UglyRipe overcomes adversity

In 1999, Procacci Bros. Sales Corp., one of the world's largest tomato growers, introduced the UglyRipe tomato, a flavorful heirloom variety tomato bred to be hardy enough to be shipped across the country.

In 1999, Procacci Bros. Sales Corp., one of the world's largest tomato growers, introduced the UglyRipe tomato, a flavorful heirloom variety tomato bred to be hardy enough to be shipped across the country.

In the winter, the only state warm enough to grow the UglyRipe is Florida. The odd-shaped tomato didn't meet standards set by the Florida Tomato Committee (FTC) for shipping tomatoes out of state, but the committee granted it an exemption. After three years of exceptional growth, Procacci Bros. planted its largest crop of UglyRipes in 2003, only to have the FTC decide to deny it an exemption.

Procacci Bros. hired law firm Olsson, Frank and Weeda to try to get the US Department of Agriculture to reverse the decision and enlisted SciWords to conduct a public affairs campaign.

Strategy

"Our objective was to secure a permanent exemption... by creating public pressure through news media coverage," says David Sheon, president of SciWords' life sciences and agriculture divisions.

Adds David Durkin, partner at Olsson, Frank and Weeda, "There needed to be some real life public out there interested in this who would write the USDA, or who would write Congress to say, 'This is a good thing; keep after them until they change it.'"

The plan was to start with small media placements to lend credibility to the story and leverage those to attract larger outlets.

Tactics

At Fresh Festival, an annual Capitol Hill event for produce growers, Procacci Bros. CEO Joe Procacci distributed UglyRipe samples and flyers that explained the tomato's situation.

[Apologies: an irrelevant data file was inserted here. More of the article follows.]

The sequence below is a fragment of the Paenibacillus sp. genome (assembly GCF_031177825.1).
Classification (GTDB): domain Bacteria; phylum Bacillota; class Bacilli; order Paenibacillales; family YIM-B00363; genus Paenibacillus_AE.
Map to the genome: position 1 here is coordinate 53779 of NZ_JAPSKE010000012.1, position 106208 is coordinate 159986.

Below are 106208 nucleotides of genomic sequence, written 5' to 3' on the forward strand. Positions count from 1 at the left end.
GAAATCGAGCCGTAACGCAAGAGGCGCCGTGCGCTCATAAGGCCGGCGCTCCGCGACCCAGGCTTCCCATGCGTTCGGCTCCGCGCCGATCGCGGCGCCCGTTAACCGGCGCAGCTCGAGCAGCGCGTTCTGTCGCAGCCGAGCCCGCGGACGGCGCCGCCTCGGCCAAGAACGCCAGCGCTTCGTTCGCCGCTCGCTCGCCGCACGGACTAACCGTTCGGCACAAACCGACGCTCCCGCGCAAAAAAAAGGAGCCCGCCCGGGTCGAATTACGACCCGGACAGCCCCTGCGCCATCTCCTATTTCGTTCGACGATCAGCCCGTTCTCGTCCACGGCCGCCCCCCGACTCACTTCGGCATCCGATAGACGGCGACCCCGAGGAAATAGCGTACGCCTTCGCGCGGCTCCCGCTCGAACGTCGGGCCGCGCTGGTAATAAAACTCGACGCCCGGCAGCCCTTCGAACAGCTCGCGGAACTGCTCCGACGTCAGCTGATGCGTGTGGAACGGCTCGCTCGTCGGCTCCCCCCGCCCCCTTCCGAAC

Capitol Hill daily Roll Call ran a story, and the team used that coverage to pitch Florida outlets. It then leveraged those stories to draw national media interest.

When the FTC failed to grant an exemption, the team turned its focus to Congress in March 2005 to support legislation that would exempt the tomato from the restrictions. SciWords worked with the Congress members' offices for another cycle of stories.

Eventually, "A senior USDA official... saw a TV story showing USDA had the authority to take care of this, and he was embarrassed," says Sheon. "He drove the process to open up a review."

In June 2006, the USDA proposed a rule change that would exempt the UglyRipe from the standards under a new program. The change was subject to a 60-day comment period, so the team again targeted the media and worked at the grassroots level to get consumers to comment.

Results

An overwhelming majority of the comments supported the rule change, and on January 17, the USDA's proposed rule became final, exempting the UglyRipe from the FTC's standards.

The effort generated more than 172 million impressions, including CNN, AP, The New York Times, USA Today, The Washington Post, and most of the Florida papers. Coverage included not only news, but also editorials.

"We got so much publicity when USDA issued its ruling in January that they don't have enough tomatoes to keep in stock right now," notes Sheon.

Future

"We're increasing production of these tomatoes because of the increased demand," Procacci explains.

SciWords continues to work with Procacci Bros. and is now helping with product marketing.

Procacci Bros. Sales Corp.

PR team: Procacci Bros. Sales Corp. (Philadelphia) and SciWords (Washington)

Campaign: Convincing Tomato Lovers to Get Ugly

Duration: August 2004 to January 17, 2007

Budget: $97,834

PRWeek's view

Olsson, Frank and Weeda had the tools to pressure members of Congress, but it realized that political support first had to be backed by the public and encouraged Procacci to hire SciWords.

The team knew it had a good story with a lot of appeal. Its patience and persistence in building momentum were key and helped make the plight of the UglyRipe a light national issue - creating sympathy for this poor, ugly tomato that couldn't escape to the consumers who just wanted a flavorful tomato in winter.

SciWords was able to turn public interest into public support and pressure, which turned into political support and, ultimately, action.

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